These pork strips were made following the recipe from the gentle art of preserving by Katie and Giancarlo Caldesi (you can check it out here, or probably at most book retailers). This is one of my favourite books. If you’re into pickling, drying, curing, bottling and fermenting etc. I highly recommend this book. I always use it for ideas, the recipes are easy to follow and it has a good range of ‘base’ recipes to get you started.
This recipe is pretty similar to biltong with a couple of changes. Because of the potential bacteria risk with pork it’s important to use the specialist curing salts, which you can get away without using when making biltong.
1kg lean pork
35g curing salts: either 9g quick cure and 26g coarse salt OR 3g Prague powder no.2 and 32g coarse salt (I used the second option)
250ml cider vinegar
2 tsp chilli powder
3-4 tsp chilli flakes
1-2 tsp fennel seeds (lightly toasted and crushed)
Cut your pork into strips about 2cm thick. Mix the curing salts and coarse salt; spread the mixture across the base of a dish.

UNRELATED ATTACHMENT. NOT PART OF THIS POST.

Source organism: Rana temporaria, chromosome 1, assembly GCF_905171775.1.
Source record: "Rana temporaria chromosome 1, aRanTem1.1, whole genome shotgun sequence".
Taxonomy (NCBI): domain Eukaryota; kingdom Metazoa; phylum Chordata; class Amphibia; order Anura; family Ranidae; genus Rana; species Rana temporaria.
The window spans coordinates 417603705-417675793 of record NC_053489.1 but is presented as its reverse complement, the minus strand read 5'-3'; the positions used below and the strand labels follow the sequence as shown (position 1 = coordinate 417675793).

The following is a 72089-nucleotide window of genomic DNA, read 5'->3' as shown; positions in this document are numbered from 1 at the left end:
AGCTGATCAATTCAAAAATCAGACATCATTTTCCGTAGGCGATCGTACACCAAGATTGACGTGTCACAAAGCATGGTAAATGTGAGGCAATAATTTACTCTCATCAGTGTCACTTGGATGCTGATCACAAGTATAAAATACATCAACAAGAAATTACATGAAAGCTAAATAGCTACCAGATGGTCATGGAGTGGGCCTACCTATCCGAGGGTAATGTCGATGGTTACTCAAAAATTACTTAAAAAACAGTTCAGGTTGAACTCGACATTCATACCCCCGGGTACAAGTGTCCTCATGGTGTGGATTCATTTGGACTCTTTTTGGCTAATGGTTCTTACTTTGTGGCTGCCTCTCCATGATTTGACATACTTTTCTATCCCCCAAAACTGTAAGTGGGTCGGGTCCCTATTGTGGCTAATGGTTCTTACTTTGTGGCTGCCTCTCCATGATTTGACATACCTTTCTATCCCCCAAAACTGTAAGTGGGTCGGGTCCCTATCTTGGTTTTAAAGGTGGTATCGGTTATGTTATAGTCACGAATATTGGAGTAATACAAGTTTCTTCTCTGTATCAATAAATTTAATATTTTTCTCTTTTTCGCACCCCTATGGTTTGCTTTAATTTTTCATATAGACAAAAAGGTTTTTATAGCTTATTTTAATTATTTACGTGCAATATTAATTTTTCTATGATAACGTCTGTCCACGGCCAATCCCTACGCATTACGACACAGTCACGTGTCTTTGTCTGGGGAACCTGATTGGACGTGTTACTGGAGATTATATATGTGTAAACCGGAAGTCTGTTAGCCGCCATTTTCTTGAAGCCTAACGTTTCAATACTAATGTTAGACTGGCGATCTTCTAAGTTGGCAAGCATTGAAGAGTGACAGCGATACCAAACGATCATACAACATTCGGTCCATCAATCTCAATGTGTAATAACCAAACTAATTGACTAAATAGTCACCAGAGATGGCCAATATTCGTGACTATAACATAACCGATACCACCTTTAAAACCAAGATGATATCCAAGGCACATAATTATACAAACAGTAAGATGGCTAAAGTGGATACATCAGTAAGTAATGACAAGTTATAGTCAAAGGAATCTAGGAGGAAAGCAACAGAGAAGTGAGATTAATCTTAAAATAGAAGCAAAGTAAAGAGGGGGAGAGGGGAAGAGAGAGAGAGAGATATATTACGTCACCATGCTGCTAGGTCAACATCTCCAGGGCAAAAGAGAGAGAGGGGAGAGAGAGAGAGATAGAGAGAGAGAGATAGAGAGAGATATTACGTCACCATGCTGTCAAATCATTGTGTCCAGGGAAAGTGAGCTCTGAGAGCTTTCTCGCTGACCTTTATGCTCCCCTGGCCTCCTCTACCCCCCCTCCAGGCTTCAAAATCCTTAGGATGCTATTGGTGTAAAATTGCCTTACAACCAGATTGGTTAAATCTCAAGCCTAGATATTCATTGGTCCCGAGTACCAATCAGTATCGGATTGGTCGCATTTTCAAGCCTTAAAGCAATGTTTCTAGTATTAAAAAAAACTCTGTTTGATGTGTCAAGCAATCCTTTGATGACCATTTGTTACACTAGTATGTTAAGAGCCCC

Lay the pork strips on top of the salt mixture (if the dish is not big enough to have the pork in one layer you can have multiple layers, but make sure you sprinkle the salt mixture between each layer). Let it sit for about 30 minutes. During this time the salt mixture will start to draw out moisture from the pork.
Pour the cider vinegar into a separate bowl and mix in the spices. After 30 minutes scrape the salt mixture off the pork, this can be done with the back of a knife. Dip the strips into the vinegar mixture – washing off any remaining salt and coating the strips with the vinegar mixture on each side (if you would like extra flavour, reserve some chilli flakes and fennel, and press it onto the sides of the strips).
Hang the pork strips in a biltong drier/box for 3 days or in a dehydrator for about 6-8 hours on the highest setting, (I used a dehydrator). To check if it’s ready – you should lose half the original weight and and the strips should snap when bent (makes approx 500g of dried product).